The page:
Well I suppose now I see a 'full' experience of autism (bearing in mind that autistic experience by its very nature, due to the related peculiarities in brain structure, tends instead to congregate in 'corners' of the mind) as being an extreme version of what writers call 'the human condition'; a kind of spiritual Siberia, though without having a specific typical character. I'm interested in knowing what you define as 'autistic cognition', as I may be misunderstanding such terms to mean 'type and flow of thoughts', which strikes me as more a secondary effect of autism than fundamental to it.
there are no such things as "corners in the mind", there is no meaningful way to parse that phrase, and to use a phrase like that is specifically to diminish and belittle the sufferer's experience. the specific contention that autistic make is that their experience is whole and of a type. i.e. not something one finds in "corners", not a diminished version of non-autistic experience, not an incomplete experience, not a "wrong" experience. it is a suffering experience, as are all experiences in samsara. however, the fact that they are all suffering experiences doesn't make them the same experience - the experience of a concert-trained musician listening to the Goldberg Variations is different from that of an untrained teenager. similarly, the experience of an athlete kicking a ball is very different from the experience of a untrained person.
the common autistic experience is to have a layer of meaning and data never functionally appear - this layer may range from social data about roles, hierarchy, turn-taking, others' intentions and plans, to data (in cases of serious impairment) about the distinction between sights and sounds, the edges of objects and the context and experience of stimuli. (i, for example, used to have difficulty with sounds, where they were mis-expereinced as physical sensations and expressed as touch on the skin. this made certain conversations very difficult.) this makes for a world that is experienced more "nakedly" and less "contextualised". however, because of that, it also allows autistic people to form (or see) connections between things or events that a person who is more commonly wired would not. sometimes that is useful, and other times not.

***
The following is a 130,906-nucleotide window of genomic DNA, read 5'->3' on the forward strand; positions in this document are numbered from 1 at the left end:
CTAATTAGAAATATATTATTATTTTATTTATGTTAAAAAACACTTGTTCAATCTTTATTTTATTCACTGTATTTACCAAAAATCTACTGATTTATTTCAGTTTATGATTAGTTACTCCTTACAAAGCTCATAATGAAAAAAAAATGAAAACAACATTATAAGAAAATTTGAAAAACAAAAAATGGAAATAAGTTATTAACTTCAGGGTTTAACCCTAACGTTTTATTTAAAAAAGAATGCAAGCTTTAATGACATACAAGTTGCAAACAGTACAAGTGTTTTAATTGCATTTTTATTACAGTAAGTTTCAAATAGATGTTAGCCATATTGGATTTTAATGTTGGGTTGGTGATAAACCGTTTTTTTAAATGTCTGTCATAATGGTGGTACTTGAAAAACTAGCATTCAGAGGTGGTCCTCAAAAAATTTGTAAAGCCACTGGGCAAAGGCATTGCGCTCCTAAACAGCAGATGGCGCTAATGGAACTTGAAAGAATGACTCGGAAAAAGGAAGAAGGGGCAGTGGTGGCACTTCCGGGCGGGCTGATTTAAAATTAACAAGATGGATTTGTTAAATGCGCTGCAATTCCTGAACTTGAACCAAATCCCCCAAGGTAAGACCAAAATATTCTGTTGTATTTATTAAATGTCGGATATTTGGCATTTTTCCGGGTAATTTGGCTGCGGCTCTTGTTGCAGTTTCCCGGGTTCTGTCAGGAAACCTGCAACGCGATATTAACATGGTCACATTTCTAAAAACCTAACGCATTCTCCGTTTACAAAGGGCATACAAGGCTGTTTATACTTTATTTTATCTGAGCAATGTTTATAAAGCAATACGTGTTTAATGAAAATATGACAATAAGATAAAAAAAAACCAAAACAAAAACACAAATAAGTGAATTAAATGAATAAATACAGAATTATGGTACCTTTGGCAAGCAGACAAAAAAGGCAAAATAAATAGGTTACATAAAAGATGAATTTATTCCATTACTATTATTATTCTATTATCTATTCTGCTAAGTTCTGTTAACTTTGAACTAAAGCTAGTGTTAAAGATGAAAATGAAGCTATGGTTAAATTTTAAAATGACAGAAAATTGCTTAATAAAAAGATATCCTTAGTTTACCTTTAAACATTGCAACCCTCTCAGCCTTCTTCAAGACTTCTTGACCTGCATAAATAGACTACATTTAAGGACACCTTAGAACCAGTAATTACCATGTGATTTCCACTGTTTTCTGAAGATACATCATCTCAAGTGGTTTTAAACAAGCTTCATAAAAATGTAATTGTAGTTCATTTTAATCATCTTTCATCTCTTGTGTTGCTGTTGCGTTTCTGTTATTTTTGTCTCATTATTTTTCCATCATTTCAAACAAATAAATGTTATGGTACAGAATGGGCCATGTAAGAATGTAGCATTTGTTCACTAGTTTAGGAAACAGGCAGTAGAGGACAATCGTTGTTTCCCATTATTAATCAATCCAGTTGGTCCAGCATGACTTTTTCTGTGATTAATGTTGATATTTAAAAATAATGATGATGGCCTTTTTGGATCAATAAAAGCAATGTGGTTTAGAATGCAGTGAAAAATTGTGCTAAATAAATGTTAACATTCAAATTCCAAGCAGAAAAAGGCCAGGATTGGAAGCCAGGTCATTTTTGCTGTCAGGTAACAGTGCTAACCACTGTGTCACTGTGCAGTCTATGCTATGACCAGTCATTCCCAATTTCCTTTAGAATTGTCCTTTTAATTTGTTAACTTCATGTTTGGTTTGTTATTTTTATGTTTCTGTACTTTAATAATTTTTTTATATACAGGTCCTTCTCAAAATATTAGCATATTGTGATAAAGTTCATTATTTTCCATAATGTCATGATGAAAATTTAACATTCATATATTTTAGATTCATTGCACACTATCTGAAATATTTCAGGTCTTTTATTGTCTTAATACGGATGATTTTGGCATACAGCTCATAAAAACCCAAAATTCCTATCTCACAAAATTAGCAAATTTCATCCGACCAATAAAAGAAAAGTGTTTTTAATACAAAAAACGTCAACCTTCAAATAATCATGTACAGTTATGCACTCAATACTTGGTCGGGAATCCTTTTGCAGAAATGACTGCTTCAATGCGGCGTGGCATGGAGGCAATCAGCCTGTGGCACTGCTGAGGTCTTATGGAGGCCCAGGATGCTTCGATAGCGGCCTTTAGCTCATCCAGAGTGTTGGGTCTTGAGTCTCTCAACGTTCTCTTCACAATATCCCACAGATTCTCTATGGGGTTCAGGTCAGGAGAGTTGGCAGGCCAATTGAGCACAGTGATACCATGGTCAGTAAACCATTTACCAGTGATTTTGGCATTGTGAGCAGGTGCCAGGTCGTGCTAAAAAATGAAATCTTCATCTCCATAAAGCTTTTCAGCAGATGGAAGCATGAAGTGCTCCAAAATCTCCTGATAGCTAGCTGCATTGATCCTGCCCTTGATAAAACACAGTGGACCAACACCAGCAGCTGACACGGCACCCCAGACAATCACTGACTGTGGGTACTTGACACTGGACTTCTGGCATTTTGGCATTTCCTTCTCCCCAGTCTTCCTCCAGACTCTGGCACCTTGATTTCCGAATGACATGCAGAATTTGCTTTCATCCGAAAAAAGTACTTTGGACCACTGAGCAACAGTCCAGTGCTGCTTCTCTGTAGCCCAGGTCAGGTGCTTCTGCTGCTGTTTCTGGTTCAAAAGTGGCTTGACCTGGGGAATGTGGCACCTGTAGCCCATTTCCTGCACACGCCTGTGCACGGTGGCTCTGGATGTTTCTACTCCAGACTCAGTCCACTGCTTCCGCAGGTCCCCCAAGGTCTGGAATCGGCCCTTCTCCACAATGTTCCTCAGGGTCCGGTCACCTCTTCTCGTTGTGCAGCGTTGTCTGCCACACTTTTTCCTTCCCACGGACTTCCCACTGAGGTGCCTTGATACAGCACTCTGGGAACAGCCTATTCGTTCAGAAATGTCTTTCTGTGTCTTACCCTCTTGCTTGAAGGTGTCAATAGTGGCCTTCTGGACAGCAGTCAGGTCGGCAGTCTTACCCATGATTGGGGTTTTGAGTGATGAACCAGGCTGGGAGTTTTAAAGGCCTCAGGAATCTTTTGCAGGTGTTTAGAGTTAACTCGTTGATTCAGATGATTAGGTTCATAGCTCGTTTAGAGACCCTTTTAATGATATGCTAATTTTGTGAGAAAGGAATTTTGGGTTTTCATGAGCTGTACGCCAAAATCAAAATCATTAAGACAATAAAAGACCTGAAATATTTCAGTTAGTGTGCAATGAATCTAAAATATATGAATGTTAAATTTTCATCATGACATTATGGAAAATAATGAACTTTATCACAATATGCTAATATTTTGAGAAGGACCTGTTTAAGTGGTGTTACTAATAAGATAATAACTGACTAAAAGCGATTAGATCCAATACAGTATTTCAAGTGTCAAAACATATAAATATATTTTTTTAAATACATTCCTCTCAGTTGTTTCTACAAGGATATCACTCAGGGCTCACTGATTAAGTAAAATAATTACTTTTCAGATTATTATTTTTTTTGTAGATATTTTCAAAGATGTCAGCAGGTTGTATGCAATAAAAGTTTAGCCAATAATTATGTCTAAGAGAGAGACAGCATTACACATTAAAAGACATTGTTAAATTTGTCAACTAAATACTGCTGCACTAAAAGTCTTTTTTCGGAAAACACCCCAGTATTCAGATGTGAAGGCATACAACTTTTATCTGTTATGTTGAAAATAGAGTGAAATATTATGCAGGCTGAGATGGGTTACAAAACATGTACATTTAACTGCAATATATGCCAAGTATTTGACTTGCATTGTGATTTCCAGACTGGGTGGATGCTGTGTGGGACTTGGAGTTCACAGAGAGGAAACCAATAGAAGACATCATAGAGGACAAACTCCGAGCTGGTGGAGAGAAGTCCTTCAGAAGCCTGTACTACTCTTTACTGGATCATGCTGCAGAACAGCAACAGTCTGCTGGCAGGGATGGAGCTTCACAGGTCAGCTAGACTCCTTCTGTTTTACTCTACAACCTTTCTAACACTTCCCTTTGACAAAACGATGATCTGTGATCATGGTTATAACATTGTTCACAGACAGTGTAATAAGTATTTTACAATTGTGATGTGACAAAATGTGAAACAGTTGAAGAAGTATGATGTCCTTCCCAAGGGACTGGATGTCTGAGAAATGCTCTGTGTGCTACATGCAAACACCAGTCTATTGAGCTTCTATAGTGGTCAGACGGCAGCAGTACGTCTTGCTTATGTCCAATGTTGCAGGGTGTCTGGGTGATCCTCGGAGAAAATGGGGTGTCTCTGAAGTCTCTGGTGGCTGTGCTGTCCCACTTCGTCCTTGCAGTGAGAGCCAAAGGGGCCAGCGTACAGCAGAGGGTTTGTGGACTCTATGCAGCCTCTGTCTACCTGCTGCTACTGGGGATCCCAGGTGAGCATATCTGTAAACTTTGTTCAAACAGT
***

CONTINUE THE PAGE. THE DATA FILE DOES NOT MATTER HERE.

in general, we can learn to derive these missing layers ourselves, and apply the missing meaning ourselves, to various degrees. often, in cases where the autistic person is not too functionally impaired, age and experience forces a layer of meanings simply through the passage of time. in some cases, where the missing meaning is at the level of sensory integration, the relentless attack of stimuli never allows that person an escape, and they may retreat into tightly controlled activities, like repetitive rocking and so forth. as has recently been discovered though, people adopting such defensive postures are not necessarily intellectually impaired and many such sufferers have become communicative when given facilitated communication tools.
subjectively, there is no way to describe this "missing layer" to someone for whom it is not missing. it is akin to talking to a fish about water. fish do not understand the concept of water, because it is pervasive. neurotypical people do not understand the extent to which they lean on, take for granted and utilize layer upon layer of meaning.
So, the differences in autistic experience that we can point to are the kind of concrete broad-brush issues I'm sure you meant to allude to - Obvious markers such as not experiencing strong, fresh emotional impressions on the back of sensory input from other people, and so on and so forth.
the horribly demeaning "marker" you describe is not actually a diagnostic marker of any type, fwiw. (the mistake it seems to represent - misunderstanding the autistic experience o empathy - was dealt with in the link i provided earlier in the thread.) nor is it my or other autistic people's experience. if anything it is your conclusion about an autistic experience and therefore speaks only to your conclusions, not to autistic experience.
autistic people often experience EXCESSIVELY strong, EXCESSIVELY fresh emotional impressions in the back of sensory data from other people - they differ in what they do with that, because they usually lack the commonly conditioned methods for organizing information into wholes that can be communicated to
others, and that can be used to communicate with
others. the reason that they differ is because their patterns of organisation of such information were either weakly formed, or not formed at all. and the reason for that is entirely mechanical - for reasons currently unknown to us, some people do not get connected when they are young and therefore are npt exposed to a host of influencing, moderating and conditioning messages and training. their structures for organization of meaning develop idiosyncratically. sometimes that is beneficial. sometimes not. in all cases, there is a situational disability, because these people have to interact with people who take such meanign for granted.